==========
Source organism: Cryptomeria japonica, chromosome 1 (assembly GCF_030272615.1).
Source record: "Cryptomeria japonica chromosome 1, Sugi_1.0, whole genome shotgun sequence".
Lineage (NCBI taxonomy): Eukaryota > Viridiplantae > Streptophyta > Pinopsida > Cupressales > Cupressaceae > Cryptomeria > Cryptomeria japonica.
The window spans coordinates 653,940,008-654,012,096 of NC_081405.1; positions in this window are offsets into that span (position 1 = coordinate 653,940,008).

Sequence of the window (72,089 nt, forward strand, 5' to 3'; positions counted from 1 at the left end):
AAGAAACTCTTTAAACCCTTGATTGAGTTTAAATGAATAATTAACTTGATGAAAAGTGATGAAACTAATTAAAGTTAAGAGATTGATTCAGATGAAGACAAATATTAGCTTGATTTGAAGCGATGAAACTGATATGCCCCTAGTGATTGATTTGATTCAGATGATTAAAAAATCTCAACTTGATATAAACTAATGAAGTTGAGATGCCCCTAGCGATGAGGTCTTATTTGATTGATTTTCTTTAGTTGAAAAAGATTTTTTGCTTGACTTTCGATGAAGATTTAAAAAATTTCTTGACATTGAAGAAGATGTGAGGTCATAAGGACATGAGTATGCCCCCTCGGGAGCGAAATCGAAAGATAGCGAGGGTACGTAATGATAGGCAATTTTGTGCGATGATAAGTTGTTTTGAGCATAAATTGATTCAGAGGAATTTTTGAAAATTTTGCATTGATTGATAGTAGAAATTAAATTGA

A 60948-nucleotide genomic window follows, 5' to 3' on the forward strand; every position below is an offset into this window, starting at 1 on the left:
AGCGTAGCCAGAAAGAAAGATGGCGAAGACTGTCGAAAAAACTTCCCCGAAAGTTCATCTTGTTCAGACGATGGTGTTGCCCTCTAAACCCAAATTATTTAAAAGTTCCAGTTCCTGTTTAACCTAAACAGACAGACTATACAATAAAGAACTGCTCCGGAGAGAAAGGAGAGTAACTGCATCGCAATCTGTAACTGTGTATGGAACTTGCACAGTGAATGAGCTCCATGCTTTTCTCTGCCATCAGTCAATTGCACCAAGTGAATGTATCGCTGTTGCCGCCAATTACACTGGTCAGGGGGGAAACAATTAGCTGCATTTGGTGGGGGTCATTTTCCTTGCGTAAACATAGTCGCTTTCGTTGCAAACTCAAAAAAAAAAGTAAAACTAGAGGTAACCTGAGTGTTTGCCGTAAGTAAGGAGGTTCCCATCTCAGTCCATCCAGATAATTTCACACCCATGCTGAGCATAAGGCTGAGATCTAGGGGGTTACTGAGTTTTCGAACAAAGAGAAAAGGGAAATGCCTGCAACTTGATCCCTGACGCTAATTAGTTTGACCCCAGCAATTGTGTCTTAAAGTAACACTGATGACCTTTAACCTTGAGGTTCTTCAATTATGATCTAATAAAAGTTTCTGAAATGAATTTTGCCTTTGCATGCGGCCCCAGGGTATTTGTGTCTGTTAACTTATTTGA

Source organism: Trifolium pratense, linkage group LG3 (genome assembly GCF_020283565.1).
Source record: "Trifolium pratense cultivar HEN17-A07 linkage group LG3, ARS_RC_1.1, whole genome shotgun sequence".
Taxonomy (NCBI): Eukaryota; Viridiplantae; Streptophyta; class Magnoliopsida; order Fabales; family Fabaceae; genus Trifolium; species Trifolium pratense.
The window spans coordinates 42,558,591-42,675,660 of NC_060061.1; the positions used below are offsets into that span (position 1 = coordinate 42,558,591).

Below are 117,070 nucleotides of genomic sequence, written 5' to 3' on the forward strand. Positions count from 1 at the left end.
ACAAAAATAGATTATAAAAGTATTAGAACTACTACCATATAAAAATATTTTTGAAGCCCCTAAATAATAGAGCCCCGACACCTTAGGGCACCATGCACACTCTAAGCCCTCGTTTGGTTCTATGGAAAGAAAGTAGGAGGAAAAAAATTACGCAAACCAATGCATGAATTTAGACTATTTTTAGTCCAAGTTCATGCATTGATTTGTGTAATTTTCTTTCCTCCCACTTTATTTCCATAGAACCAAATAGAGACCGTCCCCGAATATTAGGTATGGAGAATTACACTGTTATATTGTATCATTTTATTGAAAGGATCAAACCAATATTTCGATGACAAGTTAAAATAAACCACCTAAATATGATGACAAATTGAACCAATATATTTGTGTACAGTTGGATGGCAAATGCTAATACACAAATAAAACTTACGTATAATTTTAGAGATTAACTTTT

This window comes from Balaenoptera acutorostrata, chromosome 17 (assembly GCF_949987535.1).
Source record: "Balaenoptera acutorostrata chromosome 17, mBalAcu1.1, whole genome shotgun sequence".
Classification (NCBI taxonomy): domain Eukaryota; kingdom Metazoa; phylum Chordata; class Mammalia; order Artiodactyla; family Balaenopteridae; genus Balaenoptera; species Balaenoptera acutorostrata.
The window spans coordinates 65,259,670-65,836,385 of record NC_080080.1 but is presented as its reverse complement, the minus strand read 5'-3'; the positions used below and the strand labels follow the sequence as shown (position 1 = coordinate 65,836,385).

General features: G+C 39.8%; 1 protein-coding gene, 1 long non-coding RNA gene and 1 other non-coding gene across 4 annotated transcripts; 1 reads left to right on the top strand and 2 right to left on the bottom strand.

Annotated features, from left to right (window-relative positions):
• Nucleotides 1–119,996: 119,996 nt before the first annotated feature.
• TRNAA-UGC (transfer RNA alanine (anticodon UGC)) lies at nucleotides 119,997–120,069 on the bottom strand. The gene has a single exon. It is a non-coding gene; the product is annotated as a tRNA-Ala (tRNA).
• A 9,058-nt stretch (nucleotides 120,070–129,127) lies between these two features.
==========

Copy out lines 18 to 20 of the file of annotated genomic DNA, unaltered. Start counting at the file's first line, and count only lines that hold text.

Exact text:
The window spans coordinates 65,259,670-65,836,385 of record NC_080080.1 but is presented as its reverse complement, the minus strand read 5'-3'; the positions used below and the strand labels follow the sequence as shown (position 1 = coordinate 65,836,385).

General features: G+C 39.8%; 1 protein-coding gene, 1 long non-coding RNA gene and 1 other non-coding gene across 4 annotated transcripts; 1 reads left to right on the top strand and 2 right to left on the bottom strand.

Annotated features, from left to right (window-relative positions):